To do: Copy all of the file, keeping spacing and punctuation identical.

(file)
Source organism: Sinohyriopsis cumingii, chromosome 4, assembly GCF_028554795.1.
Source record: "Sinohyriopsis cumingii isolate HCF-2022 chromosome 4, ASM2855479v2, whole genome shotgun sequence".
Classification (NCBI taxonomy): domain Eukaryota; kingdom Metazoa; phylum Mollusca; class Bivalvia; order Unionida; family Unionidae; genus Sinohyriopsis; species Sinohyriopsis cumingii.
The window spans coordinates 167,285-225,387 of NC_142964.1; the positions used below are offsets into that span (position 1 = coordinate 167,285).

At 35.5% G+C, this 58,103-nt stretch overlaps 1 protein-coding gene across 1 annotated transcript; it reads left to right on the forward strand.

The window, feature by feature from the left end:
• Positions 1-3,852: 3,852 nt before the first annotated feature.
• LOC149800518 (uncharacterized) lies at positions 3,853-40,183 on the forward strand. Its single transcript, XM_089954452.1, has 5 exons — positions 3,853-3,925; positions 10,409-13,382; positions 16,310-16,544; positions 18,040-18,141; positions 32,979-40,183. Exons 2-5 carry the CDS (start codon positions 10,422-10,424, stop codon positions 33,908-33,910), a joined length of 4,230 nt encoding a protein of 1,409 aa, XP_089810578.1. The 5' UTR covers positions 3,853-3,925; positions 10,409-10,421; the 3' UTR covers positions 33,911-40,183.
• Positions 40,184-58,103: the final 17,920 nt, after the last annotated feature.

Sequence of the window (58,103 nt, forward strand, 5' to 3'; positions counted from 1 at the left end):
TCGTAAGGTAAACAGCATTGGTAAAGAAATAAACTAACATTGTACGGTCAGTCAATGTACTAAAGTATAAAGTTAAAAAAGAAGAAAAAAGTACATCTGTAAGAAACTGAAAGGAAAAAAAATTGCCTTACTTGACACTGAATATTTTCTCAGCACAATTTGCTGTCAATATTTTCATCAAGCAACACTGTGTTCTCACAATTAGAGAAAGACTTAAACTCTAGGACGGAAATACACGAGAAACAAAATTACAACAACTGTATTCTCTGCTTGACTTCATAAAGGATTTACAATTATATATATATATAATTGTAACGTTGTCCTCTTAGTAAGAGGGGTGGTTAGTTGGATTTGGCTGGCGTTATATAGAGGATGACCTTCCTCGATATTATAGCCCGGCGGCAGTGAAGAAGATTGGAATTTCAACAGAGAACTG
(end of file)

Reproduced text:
Source organism: Sinohyriopsis cumingii, chromosome 4, assembly GCF_028554795.1.
Source record: "Sinohyriopsis cumingii isolate HCF-2022 chromosome 4, ASM2855479v2, whole genome shotgun sequence".
Classification (NCBI taxonomy): domain Eukaryota; kingdom Metazoa; phylum Mollusca; class Bivalvia; order Unionida; family Unionidae; genus Sinohyriopsis; species Sinohyriopsis cumingii.
The window spans coordinates 167,285-225,387 of NC_142964.1; the positions used below are offsets into that span (position 1 = coordinate 167,285).

At 35.5% G+C, this 58,103-nt stretch overlaps 1 protein-coding gene across 1 annotated transcript; it reads left to right on the forward strand.

The window, feature by feature from the left end:
• Positions 1-3,852: 3,852 nt before the first annotated feature.
• LOC149800518 (uncharacterized) lies at positions 3,853-40,183 on the forward strand. Its single transcript, XM_089954452.1, has 5 exons — positions 3,853-3,925; positions 10,409-13,382; positions 16,310-16,544; positions 18,040-18,141; positions 32,979-40,183. Exons 2-5 carry the CDS (start codon positions 10,422-10,424, stop codon positions 33,908-33,910), a joined length of 4,230 nt encoding a protein of 1,409 aa, XP_089810578.1. The 5' UTR covers positions 3,853-3,925; positions 10,409-10,421; the 3' UTR covers positions 33,911-40,183.
• Positions 40,184-58,103: the final 17,920 nt, after the last annotated feature.

Sequence of the window (58,103 nt, forward strand, 5' to 3'; positions counted from 1 at the left end):
TCGTAAGGTAAACAGCATTGGTAAAGAAATAAACTAACATTGTACGGTCAGTCAATGTACTAAAGTATAAAGTTAAAAAAGAAGAAAAAAGTACATCTGTAAGAAACTGAAAGGAAAAAAAATTGCCTTACTTGACACTGAATATTTTCTCAGCACAATTTGCTGTCAATATTTTCATCAAGCAACACTGTGTTCTCACAATTAGAGAAAGACTTAAACTCTAGGACGGAAATACACGAGAAACAAAATTACAACAACTGTATTCTCTGCTTGACTTCATAAAGGATTTACAATTATATATATATATAATTGTAACGTTGTCCTCTTAGTAAGAGGGGTGGTTAGTTGGATTTGGCTGGCGTTATATAGAGGATGACCTTCCTCGATATTATAGCCCGGCGGCAGTGAAGAAGATTGGAATTTCAACAGAGAACTG